In the first Holy Thursday Mass as pontiff, Pope Francis used his gift for the pungent phrase and the vivid image to describe what he saw as the proper characteristics of a good priest: “This is what I am asking you,” he said. “Be shepherds with the smell of sheep.”
Like many of the pope’s pithy expressions, this image is redolent with implications. One doesn’t need to have grown up on a sheep farm to know that the shepherd lives with the flock and guards the flock. He knows when the one sheep is lost even if 99 are found.
I had never heard this expression about “smelling of the sheep” before Pope Francis uttered it, yet it captures the spirit of the great priests I’ve known. They are shepherds, leaders, guides, and yet they are absolutely of the people. They stand beside them in their suffering, they extend mercy to them, and they exhort and encourage them. I’ve found that while the kind of clichéd reverence that once typified Catholics’ regard for their priests has waned, people still sense intuitively who the good priests are and accord them not just respect but love.
Our diocese has had a double whammy recently. A popular and respected priest died suddenly. Another popular and respected priest has been accused of some sort of abuse. The two stories leave us reeling. The loss of any priest, particularly in this time of a growing priest shortage, is a blow, the loss of a beloved and respected confessor and counselor even more so. But while death is inevitable, allegations of scandal only reopen still raw wounds of other failures by other men who betrayed their vocation.
This recent past may be why Pope Francis is not shy in asserting a demanding ethic for his priests and bishops, though arguably no more demanding than that of the High Priest himself. He has made it clear that he does not want clericalists, careerists, harsh taskmasters or Pharisees who lay heavy burdens on the people but do not raise their hand to help them. The perfumes of power, prestige and ambition are not what should characterize the priest, Pope Francis is saying. It should be the smell of the sheep he’s been entrusted with.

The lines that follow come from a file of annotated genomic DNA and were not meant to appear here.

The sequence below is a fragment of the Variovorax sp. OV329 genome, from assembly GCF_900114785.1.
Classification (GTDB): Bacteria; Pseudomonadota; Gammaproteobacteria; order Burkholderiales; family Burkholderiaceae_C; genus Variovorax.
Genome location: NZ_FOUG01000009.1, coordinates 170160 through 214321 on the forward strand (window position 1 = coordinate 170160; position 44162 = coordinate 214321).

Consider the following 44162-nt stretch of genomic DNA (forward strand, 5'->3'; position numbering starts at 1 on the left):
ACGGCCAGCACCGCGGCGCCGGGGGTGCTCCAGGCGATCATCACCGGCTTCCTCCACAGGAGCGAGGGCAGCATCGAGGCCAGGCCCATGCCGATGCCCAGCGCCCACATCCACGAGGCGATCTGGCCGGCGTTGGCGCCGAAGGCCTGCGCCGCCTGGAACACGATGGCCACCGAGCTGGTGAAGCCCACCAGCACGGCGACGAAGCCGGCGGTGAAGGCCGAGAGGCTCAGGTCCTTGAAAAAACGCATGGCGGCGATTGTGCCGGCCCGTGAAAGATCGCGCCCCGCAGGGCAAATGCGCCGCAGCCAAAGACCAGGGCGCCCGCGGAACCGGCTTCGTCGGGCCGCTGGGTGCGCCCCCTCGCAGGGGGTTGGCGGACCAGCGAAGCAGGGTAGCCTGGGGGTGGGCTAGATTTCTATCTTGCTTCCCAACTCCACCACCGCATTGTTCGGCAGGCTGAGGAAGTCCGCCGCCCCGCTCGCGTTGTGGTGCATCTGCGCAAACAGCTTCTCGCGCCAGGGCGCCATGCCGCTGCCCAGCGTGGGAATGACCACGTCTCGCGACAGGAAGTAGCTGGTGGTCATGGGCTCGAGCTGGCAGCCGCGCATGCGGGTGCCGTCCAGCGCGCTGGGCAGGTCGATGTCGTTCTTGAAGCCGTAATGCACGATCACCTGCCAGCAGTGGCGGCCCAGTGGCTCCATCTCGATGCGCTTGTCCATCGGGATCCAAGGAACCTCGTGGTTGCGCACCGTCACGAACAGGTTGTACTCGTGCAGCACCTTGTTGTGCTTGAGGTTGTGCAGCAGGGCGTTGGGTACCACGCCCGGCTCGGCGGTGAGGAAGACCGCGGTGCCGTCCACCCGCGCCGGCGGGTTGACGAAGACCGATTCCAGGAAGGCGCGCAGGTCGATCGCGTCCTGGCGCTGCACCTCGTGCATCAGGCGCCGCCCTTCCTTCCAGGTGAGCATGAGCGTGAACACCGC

Of course, this holds true for anyone in ministry. Indeed, the idea of servant leadership permeates marriage, parenthood and work, as well as all the roles associated with the Church. But the priest is uniquely situated to be a leader by example. And the very best priests are that.
A priest friend has been spending time with his brother priests recently while preaching retreats. He worries that some of the younger guys are feeling that Pope Francis is being particularly critical of them. Many were attracted to the more traditionalist rigor of Pope Emeritus Benedict XVI’s message. Others see the Church as a castle protecting them from the slings and arrows of a hostile culture. They expected to be attacked by that culture. They didn’t expect to hear criticism from their own pope.
This is a generalization, of course. Another friend — a young priest — loved Pope Benedict and loves Pope Francis. He is devoted to the sacred liturgy even while heeding the pope’s challenge to go out to the periphery and to take risks. For this young priest, as for me, Pope Francis is a bracing challenge: He imitates the Lord, who embraced the sinner and the outcast even while pushing his disciples and the good Jews of his time to a new level of vulnerability and service.
It is still early in this pontificate, and Pope Francis has much to teach all of us. I am hopeful that as his papacy begins its second year, Pope Francis will find a way to shepherd his shepherds with mercy and encouragement even while stating his high expectations for them, so that this era of renewal will bear lasting fruit.
Greg Erlandson is OSV president and publisher.